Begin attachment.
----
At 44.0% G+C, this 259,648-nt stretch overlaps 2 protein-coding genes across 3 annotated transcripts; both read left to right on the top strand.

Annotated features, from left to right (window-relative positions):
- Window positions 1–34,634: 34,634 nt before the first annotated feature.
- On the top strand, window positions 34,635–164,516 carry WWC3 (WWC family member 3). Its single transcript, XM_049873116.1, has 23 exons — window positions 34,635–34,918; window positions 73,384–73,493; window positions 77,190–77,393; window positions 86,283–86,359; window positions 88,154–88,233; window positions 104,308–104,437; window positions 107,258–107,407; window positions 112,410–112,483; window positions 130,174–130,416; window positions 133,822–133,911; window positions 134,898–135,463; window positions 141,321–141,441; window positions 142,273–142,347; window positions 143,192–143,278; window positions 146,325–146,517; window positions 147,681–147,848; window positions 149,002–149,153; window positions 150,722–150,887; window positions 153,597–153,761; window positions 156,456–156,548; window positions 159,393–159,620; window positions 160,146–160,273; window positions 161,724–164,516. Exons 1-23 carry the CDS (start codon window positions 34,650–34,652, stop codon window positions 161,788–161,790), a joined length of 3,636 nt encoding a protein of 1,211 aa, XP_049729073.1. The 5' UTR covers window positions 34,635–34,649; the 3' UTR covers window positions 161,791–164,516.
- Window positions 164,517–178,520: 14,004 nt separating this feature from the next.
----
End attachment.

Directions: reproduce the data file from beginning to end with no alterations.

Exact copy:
At 44.0% G+C, this 259,648-nt stretch overlaps 2 protein-coding genes across 3 annotated transcripts; both read left to right on the top strand.

Annotated features, from left to right (window-relative positions):
- Window positions 1–34,634: 34,634 nt before the first annotated feature.
- On the top strand, window positions 34,635–164,516 carry WWC3 (WWC family member 3). Its single transcript, XM_049873116.1, has 23 exons — window positions 34,635–34,918; window positions 73,384–73,493; window positions 77,190–77,393; window positions 86,283–86,359; window positions 88,154–88,233; window positions 104,308–104,437; window positions 107,258–107,407; window positions 112,410–112,483; window positions 130,174–130,416; window positions 133,822–133,911; window positions 134,898–135,463; window positions 141,321–141,441; window positions 142,273–142,347; window positions 143,192–143,278; window positions 146,325–146,517; window positions 147,681–147,848; window positions 149,002–149,153; window positions 150,722–150,887; window positions 153,597–153,761; window positions 156,456–156,548; window positions 159,393–159,620; window positions 160,146–160,273; window positions 161,724–164,516. Exons 1-23 carry the CDS (start codon window positions 34,650–34,652, stop codon window positions 161,788–161,790), a joined length of 3,636 nt encoding a protein of 1,211 aa, XP_049729073.1. The 5' UTR covers window positions 34,635–34,649; the 3' UTR covers window positions 161,791–164,516.
- Window positions 164,517–178,520: 14,004 nt separating this feature from the next.